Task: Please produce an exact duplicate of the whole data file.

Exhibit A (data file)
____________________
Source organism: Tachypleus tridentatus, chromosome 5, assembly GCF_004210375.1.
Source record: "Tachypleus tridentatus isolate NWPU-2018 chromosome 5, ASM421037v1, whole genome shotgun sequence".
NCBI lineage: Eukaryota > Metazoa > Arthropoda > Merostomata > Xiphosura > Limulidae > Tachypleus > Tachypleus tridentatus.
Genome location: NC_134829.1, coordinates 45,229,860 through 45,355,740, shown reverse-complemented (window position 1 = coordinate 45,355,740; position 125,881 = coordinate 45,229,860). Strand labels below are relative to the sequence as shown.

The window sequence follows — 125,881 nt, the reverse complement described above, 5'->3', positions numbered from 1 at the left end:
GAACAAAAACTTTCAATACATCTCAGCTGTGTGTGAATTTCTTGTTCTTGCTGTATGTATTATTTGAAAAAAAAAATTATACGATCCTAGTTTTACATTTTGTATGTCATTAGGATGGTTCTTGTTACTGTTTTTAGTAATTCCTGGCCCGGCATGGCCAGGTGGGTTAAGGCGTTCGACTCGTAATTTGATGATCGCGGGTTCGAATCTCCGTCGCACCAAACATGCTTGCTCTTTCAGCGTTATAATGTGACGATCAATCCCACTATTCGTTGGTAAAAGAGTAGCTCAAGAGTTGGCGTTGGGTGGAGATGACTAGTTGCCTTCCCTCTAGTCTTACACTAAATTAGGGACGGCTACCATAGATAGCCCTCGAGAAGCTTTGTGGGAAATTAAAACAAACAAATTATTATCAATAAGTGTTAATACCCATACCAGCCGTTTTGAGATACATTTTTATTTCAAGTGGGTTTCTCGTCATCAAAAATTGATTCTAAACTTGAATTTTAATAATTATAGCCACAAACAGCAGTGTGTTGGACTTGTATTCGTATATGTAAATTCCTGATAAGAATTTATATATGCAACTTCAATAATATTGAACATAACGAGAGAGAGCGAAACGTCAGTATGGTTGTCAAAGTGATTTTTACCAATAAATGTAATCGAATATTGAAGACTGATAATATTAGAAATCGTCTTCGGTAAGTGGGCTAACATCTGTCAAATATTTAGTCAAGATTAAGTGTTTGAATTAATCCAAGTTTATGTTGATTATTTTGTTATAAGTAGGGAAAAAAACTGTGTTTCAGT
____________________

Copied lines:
Source organism: Tachypleus tridentatus, chromosome 5, assembly GCF_004210375.1.
Source record: "Tachypleus tridentatus isolate NWPU-2018 chromosome 5, ASM421037v1, whole genome shotgun sequence".
NCBI lineage: Eukaryota > Metazoa > Arthropoda > Merostomata > Xiphosura > Limulidae > Tachypleus > Tachypleus tridentatus.
Genome location: NC_134829.1, coordinates 45,229,860 through 45,355,740, shown reverse-complemented (window position 1 = coordinate 45,355,740; position 125,881 = coordinate 45,229,860). Strand labels below are relative to the sequence as shown.

The window sequence follows — 125,881 nt, the reverse complement described above, 5'->3', positions numbered from 1 at the left end:
GAACAAAAACTTTCAATACATCTCAGCTGTGTGTGAATTTCTTGTTCTTGCTGTATGTATTATTTGAAAAAAAAAATTATACGATCCTAGTTTTACATTTTGTATGTCATTAGGATGGTTCTTGTTACTGTTTTTAGTAATTCCTGGCCCGGCATGGCCAGGTGGGTTAAGGCGTTCGACTCGTAATTTGATGATCGCGGGTTCGAATCTCCGTCGCACCAAACATGCTTGCTCTTTCAGCGTTATAATGTGACGATCAATCCCACTATTCGTTGGTAAAAGAGTAGCTCAAGAGTTGGCGTTGGGTGGAGATGACTAGTTGCCTTCCCTCTAGTCTTACACTAAATTAGGGACGGCTACCATAGATAGCCCTCGAGAAGCTTTGTGGGAAATTAAAACAAACAAATTATTATCAATAAGTGTTAATACCCATACCAGCCGTTTTGAGATACATTTTTATTTCAAGTGGGTTTCTCGTCATCAAAAATTGATTCTAAACTTGAATTTTAATAATTATAGCCACAAACAGCAGTGTGTTGGACTTGTATTCGTATATGTAAATTCCTGATAAGAATTTATATATGCAACTTCAATAATATTGAACATAACGAGAGAGAGCGAAACGTCAGTATGGTTGTCAAAGTGATTTTTACCAATAAATGTAATCGAATATTGAAGACTGATAATATTAGAAATCGTCTTCGGTAAGTGGGCTAACATCTGTCAAATATTTAGTCAAGATTAAGTGTTTGAATTAATCCAAGTTTATGTTGATTATTTTGTTATAAGTAGGGAAAAAAACTGTGTTTCAGT